Expect fight over Mangano casino proposal

The roulette wheel spins at Caesars Atlantic City The roulette wheel spins at Caesars Atlantic City July 8, 2006 in Atlantic City. (July 8, 2006) Photo Credit: Getty Images

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Joye Brown Newsday columnist Joye Brown

Joye Brown has been a columnist for Newsday since 2006. She joined the newspaper in 1983 and has

Edward Mangano is the third county executive in a row to recognize the need to build on the last large public parcel in Nassau -- and the third to attempt having someone else pay for the privilege.

Too bad Mangano's learned nothing from the failures of former county executives Thomas Gulotta and Thomas Suozzi. Or of developer Charles Wang and the old Long Island Regional Planning Board, both of whom had plans for the site.

The missing ingredient all around was local support. Yes, much of the opposition was from NIMBYs; but more came from an inability to sell residents on the reality that development offered more benefits than drawbacks.

Now comes Mangano with a proposition of a novel sort: a public-private, inter-nation partnership with the Shinnecock Nation to develop a gaming and commercial center.

The Shinnecock Nation has worked long and hard to win federal tribal recognition. And the right to fuel economic development for the tribe.

But Mangano's proposal for a gaming casino near Nassau Coliseum -- which is within walking distance of two college campuses, Hofstra University and Nassau Community College -- will generate a fight unlike any that's come before.

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Hofstra's already come out -- hard. And with good reason: A 2007 report by the New York Council on Problem Gambling noted that college-age gamblers were becoming addicted to gambling at alarming rates.

Monday, Mangano's administration provided no details on reported talks with the Shinnecock.

Instead, a spokesman referred a Newsday reporter back to Mangano's State of the County address.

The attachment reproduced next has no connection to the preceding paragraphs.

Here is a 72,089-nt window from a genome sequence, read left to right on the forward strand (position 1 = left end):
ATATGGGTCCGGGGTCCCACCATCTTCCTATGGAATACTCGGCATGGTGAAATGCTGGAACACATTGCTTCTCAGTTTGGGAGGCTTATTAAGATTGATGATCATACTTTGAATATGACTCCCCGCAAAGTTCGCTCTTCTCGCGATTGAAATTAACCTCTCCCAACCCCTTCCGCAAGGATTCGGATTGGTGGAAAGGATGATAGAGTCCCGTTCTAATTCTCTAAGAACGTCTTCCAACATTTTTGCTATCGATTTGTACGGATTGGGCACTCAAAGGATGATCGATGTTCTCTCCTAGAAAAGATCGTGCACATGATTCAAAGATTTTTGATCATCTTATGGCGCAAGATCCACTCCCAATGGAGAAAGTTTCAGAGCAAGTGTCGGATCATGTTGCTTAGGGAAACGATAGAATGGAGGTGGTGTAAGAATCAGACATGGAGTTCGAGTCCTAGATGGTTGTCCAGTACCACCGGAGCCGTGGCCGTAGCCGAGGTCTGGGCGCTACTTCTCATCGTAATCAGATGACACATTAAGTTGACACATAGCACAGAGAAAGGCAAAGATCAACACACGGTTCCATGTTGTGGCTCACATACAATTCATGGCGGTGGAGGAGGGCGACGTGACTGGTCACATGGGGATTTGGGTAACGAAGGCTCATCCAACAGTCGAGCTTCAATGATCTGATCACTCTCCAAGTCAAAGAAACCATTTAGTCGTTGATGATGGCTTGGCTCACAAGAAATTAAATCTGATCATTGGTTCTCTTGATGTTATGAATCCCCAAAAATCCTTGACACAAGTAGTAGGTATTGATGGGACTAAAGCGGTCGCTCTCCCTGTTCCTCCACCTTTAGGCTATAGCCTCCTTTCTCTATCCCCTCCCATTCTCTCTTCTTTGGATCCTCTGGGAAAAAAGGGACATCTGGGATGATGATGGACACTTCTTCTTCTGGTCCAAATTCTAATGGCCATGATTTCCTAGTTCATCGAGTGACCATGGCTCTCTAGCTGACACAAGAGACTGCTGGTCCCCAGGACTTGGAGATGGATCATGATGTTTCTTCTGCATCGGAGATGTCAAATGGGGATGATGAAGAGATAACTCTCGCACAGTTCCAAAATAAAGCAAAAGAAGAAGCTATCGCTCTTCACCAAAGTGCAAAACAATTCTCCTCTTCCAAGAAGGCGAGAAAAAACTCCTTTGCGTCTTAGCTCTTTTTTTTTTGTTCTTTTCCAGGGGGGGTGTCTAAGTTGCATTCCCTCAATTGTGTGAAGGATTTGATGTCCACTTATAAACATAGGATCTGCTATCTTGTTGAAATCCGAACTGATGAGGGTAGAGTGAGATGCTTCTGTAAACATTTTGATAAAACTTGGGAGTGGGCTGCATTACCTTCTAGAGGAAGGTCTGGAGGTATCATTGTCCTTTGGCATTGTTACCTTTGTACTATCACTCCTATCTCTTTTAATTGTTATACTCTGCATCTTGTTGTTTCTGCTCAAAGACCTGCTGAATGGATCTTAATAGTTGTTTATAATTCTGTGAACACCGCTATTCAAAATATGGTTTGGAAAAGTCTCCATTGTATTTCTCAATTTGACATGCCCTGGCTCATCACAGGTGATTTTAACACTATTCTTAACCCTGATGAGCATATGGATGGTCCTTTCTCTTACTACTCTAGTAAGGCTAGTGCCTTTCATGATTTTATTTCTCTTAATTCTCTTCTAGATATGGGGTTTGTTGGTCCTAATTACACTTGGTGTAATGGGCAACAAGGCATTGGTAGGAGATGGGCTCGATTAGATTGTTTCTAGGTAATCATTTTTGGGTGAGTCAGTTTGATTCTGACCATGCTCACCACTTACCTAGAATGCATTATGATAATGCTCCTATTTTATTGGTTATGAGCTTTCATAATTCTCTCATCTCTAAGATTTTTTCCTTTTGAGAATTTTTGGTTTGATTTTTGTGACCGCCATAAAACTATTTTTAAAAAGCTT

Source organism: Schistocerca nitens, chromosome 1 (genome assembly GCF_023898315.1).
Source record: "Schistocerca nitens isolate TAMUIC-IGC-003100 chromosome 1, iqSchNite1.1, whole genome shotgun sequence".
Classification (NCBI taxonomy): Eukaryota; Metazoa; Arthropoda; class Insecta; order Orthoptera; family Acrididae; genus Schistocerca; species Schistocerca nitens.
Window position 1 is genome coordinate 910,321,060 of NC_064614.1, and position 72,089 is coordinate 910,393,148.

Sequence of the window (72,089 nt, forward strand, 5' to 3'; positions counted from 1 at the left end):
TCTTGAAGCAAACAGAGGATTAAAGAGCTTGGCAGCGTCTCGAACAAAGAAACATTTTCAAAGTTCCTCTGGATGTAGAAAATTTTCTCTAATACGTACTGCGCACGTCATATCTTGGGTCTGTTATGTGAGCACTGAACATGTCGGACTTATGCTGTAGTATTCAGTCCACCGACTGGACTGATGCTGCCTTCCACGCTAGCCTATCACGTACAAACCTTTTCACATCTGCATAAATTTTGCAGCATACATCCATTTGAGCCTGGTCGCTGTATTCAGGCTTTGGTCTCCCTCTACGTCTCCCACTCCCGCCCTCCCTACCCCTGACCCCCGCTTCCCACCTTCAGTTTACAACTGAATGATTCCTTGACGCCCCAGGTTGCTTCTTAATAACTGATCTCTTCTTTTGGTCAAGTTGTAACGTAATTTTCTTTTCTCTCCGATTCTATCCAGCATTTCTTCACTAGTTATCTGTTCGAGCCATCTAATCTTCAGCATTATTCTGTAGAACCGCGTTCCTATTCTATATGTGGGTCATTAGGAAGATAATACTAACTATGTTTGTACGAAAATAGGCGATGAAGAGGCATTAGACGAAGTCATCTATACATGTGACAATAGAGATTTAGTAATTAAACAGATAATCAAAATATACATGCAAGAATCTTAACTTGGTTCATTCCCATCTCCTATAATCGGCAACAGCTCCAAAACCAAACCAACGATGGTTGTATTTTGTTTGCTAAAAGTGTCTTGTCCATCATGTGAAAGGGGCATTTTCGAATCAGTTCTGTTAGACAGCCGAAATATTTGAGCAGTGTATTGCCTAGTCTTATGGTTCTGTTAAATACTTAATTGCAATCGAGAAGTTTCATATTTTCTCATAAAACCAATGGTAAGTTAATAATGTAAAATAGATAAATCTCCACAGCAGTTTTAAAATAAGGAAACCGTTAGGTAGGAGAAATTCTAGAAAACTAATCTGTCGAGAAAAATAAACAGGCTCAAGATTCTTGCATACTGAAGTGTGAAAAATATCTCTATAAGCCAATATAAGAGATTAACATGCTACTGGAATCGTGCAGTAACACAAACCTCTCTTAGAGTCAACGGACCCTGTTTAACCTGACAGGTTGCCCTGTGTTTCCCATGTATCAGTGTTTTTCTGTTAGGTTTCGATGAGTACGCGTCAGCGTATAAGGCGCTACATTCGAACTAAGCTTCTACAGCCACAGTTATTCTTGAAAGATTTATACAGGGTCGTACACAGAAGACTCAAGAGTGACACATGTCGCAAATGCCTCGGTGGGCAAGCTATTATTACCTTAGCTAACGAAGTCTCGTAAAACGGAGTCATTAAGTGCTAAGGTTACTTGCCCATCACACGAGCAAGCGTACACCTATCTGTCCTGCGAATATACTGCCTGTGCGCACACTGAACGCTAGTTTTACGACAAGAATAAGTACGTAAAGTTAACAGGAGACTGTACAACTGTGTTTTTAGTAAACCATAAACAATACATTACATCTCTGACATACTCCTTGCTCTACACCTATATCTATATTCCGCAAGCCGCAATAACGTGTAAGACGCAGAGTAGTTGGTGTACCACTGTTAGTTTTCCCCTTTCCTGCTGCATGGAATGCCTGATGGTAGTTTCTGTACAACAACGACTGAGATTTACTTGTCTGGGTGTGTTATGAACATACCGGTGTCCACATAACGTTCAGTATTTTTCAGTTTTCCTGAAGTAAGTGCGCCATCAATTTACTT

In it, Mangano said, "Over the coming months, I will seek public input . . . and work with community leaders to address any and all concerns."

That's going to be one tall order because a casino is far different from proposals that have come before. Those were criticized mostly for being too big, which, in theory at least, left room for negotiation.

The Town of Hempstead, which has zoning authority, last year decided to support a smaller development plan, effectively killing Wang's proposal. The town's new development zone does not include a gaming casino, but that would become moot should Mangano strike a successful deal with the Shinnecock Nation.

Mangano -- like Gulotta and Suozzi before him -- has the right idea: Nassau desperately needs new revenue from an infusion of commercial development.

But Mangano's execution -- like his handling of red-light cameras -- is off. Mangano pushed red-light cameras for cash rather than safety; he wants a casino in Uniondale, rather than, say Belmont Racetrack, for the same reason. A spokesman for Mangano said Monday night that he has not ruled out Belmont.

The early emphasis on Uniondale is a flawed strategy that could, for the first time ever, put NIMBY's and smart growth advocates on the same side.

There's a better way. And a better site for a gaming casino: Elmont, home of the Belmont racetrack, where residents have said, repeatedly, that they would welcome a gaming casino.

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"We're ready, willing and able," said Patrick Nicolosi, co-chair of the community redevelopment group. "We want it, we really, really want it."

A gaming casino at Belmont, which is on state land, would mean less cash for Nassau. But less at Belmont -- or some other more suitable site -- beats the gamble of getting nothing in Uniondale.

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